John Lynch did something in this year’s draft that he’s never done before: Nothing. That’s right. In each of his previous five go-arounds as the 49ers’ final word on roster acquisitions and allocation of capital, he’s liberally moved up and down the draft board, using players and picks as bargaining chips with abandon.
However, not this year. The team stood pat, selecting nine players from the nine slots the team had scheduled, and I’ll tell you now that, while not quite as exciting, this is very good news.
The brass has talked for years about preventing leaks and keeping moves under wraps, but I don’t think anyone would have anticipated this big of a zag. Sure, for a few anxious minutes there, we had to sweat out the tenth pick, just in case, the Jets ponied up enough to swoop Deebo Samuel. But, other than that, it seems like the phone in the war room might’ve had no service.
So, how do you explain such a tremendous tendency breaker? Well, like every time the draft ends, you end up learning a lot more about how teams see themselves compared to how they’re viewed from the outside. Everyone and their uncle spent the entire off-season screaming about what the San Francisco 49ers need.
Strong Safety! Guard! Center!
All of those positions had top-tier guys available, but taking them would’ve required trading up to the end of the first or beginning of the second round. At 61, the Niners seemed to miss out on all the guys who would’ve made the most sense. Instead, they waited, and who should fall into their lap? Drake Jackson, DE, USC.
This should only be surprising in how unsurprising it is. Jackson means that the Niners have used their first selection of the draft on a defensive lineman four out of the last six years. He also seems to fill what the team has considered its biggest hole on defense, a speedy edge rusher to bookend with Nick Bosa.
The team spent a second-round pick on a player to fill this role once before, and, at least this time, it won’t cost them an 85 million dollar extension. The EDGE position in 2022 had both high-end talent, as evidenced by the three taken in the top five, but also depth. This is where the 49ers saw value, accurately predicting an athletically gifted player who could learn under Kris Kocurek would fall to them.
This philosophy seems to apply to the entire draft. (Outside of Ty Davis-Price in the third round, but we know Shanahan’s got a whole different philosophy about running backs.) It became clear quickly that depth would be the name of the game, which tells us that they must have been pretty comfortable with the state of the roster, especially when you look at how they approached free agency.
First, they filled the team’s most screamingly, glaringly, horrifyingly obvious need at cornerback, which would have been impossible in the draft without a huge move up. After that, it appears they were content to attack luxury positions along the special teams unit that had its own share of issues. Of course, some of those players, like Ray-Ray McCloud or George Odom, could threaten to make a bigger impact, but time will be the judge there.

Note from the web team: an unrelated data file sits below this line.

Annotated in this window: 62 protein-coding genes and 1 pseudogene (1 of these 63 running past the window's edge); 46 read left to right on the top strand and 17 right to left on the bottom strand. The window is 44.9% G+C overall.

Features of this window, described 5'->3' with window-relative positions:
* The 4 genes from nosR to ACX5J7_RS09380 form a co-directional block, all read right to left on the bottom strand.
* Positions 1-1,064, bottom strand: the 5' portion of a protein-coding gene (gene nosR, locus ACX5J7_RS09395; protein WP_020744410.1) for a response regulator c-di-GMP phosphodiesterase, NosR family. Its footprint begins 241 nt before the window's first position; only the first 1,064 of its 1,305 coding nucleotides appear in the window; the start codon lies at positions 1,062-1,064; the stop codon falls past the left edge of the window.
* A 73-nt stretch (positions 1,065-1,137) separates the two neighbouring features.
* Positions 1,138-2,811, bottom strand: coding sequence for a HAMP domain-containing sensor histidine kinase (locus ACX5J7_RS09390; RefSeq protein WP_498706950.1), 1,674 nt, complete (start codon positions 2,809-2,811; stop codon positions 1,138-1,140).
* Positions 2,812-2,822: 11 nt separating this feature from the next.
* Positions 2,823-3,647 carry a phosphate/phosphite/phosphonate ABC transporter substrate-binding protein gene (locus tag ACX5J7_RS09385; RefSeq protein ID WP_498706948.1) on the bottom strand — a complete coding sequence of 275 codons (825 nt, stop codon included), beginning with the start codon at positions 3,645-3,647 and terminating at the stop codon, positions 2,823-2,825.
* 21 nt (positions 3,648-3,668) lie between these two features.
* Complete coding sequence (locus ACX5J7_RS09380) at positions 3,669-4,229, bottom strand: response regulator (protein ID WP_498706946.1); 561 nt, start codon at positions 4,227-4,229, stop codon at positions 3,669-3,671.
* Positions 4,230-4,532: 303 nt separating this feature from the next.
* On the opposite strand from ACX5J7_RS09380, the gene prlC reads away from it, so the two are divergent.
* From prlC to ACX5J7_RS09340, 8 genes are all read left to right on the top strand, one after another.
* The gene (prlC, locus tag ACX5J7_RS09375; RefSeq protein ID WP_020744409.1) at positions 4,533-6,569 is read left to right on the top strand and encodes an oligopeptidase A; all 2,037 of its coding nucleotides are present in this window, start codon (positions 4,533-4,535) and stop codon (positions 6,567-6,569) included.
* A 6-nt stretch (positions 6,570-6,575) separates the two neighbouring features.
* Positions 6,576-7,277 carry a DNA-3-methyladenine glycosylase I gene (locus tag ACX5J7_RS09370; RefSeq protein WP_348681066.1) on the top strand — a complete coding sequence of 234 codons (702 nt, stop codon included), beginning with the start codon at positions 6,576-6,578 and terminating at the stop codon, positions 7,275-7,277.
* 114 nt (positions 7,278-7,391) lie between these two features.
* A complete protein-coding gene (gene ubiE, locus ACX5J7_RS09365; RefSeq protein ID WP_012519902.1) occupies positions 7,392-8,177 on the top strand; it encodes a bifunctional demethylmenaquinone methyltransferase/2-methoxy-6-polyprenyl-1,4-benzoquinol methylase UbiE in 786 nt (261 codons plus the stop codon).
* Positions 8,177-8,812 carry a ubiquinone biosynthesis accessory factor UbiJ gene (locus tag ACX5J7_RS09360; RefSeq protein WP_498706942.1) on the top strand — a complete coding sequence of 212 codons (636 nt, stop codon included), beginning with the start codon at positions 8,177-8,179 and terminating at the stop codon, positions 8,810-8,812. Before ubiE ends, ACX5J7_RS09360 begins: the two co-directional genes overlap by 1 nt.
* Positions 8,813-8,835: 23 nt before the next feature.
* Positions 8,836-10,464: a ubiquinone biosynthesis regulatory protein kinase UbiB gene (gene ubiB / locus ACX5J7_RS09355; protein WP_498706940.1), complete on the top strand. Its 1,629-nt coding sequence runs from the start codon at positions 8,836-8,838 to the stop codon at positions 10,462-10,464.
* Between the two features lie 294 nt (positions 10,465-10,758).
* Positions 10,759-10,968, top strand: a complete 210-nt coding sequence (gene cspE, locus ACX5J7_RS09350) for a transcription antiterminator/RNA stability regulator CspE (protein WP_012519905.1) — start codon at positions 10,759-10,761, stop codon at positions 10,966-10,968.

When you put this all together with hindsight being 20/20, it can pretty easily be deduced that the 49ers approached this draft with a complete top-to-bottom-bottom-to-top construction plan. It says they believe in Mike McGlinchey’s recovery, Aaron Banks’ development, Alex Mack’s decision, Tarvarius Moore/Talanoa Hufunga’s ability, and Trey Lance’s star power.
The belief seems to be that there’s enough superstar talent at the premium positions (Nick Bosa, Deebo Samuel, Trent Williams) and enough athletic-freak outliers at others (George Kittle, Fred Warner) that the biggest need was an overall talent level increase. Bringing in guys who can compete at the backup guard or center or cornerback position to up the floor will pay dividends when unforeseen. Still, unavoidable injuries happen, like they always do.
So, let’s talk about how this approach signals good things on the horizon. A team only lets a draft come to them the way the Niners did in two very different circumstances. One, you’re so utterly devoid of talent that making moves for individual players would be a waste of resources. Or, on the other hand, you’re so satisfied with the team as-built that you can afford to go the best player available/value plays simply.
When a front office looks at a team which was minutes away from winning the NFC Championship that’s about to turn the keys over to a young, blue-chip quarterback, and they’re stocking the cupboard as full as possible, what do you think that means?
The Super Bowl window is open, and this is how you keep it that way.